Attorney General Avichai Mendelblit will not defend in the High Court of Justice the interior minister’s opposition to registering both partners in a same-sex couple as the parents of their adopted children.
Mendelblit has informed Arye Dery of his decision. The attorney general is expected to submit his response Tuesday to a petition filed in the High Court on the matter.
The response represents a significant development for the rights of the LGBT community in the battle for equality. It will be the second time Mendelblit has refused to represent the government’s position in the High Court, and is expressing an independent legal opinion.
The previous instance concerned the so-called expropriations law (permitting the expropriation of private Palestinian land on which settlements were built without malice aforethought or with government agreement), for which he allowed the government to hire the services of a private attorney to represent the government.
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In the case of the petition for registration of same-sex couples as adoptive parents, the government position that will be submitted will be that of the attorney general, and apparently Dery’s opinion will be submitted alongside it.
Mendelblit is expected to write in his response that “refraining from registering the two adoptive parents on the birth certificate in the circumstances of the case is a blow to equality and fails to serve a worthy purpose, and therefore my opinion is that the registration of the two adoptive fathers on the birth certificate should be permitted.” This opinion was first published in the Hebrew daily Maariv.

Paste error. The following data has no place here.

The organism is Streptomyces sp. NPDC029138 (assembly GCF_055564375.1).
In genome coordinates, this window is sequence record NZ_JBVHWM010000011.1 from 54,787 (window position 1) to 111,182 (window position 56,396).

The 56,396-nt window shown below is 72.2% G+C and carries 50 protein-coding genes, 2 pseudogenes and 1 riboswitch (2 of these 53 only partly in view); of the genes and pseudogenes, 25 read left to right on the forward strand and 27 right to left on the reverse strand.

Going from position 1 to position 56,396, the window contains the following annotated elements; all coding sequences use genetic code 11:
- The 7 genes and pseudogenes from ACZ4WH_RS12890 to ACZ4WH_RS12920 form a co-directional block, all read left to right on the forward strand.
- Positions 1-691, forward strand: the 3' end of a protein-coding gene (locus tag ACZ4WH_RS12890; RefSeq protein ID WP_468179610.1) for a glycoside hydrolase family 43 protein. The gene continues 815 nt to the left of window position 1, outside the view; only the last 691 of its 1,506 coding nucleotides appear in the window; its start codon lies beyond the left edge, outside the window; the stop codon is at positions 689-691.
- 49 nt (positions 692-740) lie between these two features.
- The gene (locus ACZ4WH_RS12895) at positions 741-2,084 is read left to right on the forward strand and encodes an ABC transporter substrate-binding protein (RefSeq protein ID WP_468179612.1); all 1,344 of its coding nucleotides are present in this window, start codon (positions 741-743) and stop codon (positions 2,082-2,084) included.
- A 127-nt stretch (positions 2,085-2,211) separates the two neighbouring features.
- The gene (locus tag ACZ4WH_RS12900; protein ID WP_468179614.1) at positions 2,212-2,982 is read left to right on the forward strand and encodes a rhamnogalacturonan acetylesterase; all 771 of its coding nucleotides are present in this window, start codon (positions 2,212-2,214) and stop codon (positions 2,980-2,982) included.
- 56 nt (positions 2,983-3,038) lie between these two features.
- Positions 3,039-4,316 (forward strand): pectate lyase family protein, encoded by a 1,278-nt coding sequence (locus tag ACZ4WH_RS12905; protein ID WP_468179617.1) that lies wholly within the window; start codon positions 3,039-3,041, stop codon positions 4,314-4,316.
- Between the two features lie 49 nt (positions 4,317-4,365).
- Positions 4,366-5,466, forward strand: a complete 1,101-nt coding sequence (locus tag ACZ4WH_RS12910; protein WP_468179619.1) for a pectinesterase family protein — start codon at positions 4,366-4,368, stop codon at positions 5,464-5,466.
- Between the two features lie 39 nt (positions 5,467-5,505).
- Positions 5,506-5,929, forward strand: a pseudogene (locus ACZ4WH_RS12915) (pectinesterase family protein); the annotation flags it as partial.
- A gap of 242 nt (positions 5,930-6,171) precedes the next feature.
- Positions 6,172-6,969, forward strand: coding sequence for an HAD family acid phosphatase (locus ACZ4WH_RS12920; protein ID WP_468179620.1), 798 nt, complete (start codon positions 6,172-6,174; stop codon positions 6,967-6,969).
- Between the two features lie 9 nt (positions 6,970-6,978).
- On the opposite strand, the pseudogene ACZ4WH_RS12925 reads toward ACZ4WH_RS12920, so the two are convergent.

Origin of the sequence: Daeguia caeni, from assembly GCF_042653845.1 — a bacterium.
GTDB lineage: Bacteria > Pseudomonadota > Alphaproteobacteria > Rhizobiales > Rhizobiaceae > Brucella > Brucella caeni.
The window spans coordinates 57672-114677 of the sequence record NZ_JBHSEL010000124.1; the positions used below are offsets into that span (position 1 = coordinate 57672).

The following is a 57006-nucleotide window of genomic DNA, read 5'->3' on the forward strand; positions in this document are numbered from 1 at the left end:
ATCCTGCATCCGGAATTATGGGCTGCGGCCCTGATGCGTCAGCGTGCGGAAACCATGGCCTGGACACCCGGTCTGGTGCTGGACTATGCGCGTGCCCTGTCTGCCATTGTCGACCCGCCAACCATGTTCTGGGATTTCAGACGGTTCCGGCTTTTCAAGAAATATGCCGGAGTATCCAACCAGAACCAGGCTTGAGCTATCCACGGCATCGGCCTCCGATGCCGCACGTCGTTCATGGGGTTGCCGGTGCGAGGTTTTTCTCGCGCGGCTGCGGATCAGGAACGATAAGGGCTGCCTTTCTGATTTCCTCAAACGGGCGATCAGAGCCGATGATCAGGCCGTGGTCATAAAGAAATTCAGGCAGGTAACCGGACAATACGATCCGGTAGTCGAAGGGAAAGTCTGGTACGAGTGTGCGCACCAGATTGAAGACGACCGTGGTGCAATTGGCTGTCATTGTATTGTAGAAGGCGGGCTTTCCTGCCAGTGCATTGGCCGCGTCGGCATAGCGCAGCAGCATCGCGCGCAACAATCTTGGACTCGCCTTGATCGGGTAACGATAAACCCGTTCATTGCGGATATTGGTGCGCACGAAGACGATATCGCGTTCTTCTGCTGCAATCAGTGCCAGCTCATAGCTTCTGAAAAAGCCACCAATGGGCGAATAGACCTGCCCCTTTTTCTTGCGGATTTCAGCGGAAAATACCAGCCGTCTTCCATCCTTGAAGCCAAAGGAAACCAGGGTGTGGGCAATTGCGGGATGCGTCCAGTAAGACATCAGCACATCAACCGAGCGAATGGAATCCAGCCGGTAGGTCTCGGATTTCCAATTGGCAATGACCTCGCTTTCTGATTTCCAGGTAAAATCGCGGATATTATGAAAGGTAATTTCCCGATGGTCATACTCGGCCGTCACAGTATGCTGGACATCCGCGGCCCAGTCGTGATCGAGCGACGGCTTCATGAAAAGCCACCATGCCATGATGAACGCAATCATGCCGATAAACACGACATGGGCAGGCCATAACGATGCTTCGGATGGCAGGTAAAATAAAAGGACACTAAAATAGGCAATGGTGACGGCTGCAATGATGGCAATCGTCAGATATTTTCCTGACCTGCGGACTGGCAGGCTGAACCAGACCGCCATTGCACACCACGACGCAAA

The attorney general believes that there is no justification for distinguishing between heterosexual couples and same-sex couples who adopt a child.
The petition was submitted in September by the adoptive fathers of a boy and the Association of Israeli Gay Fathers, through attorney Hagai Kalai.
It was filed in protest against the Interior Ministry refusal to put the men’s names men on their child’s birth certificate.
The Interior Ministry refuses to register parents of the same sex as their children’s parents.
That, in spite of the fact that the Population Registry Law states that: “Where a child has been adopted, then, in the Registry and in any document under this Law, the adopters shall be registered as his parents and the adoptee as their child, under the name fixed for him in the adoption order.”
According to the petition, since the founding of the State of Israel and to this day, only four partners of the same sex have been able to become parents, all of them through adoption. The two petitioners are included in the four.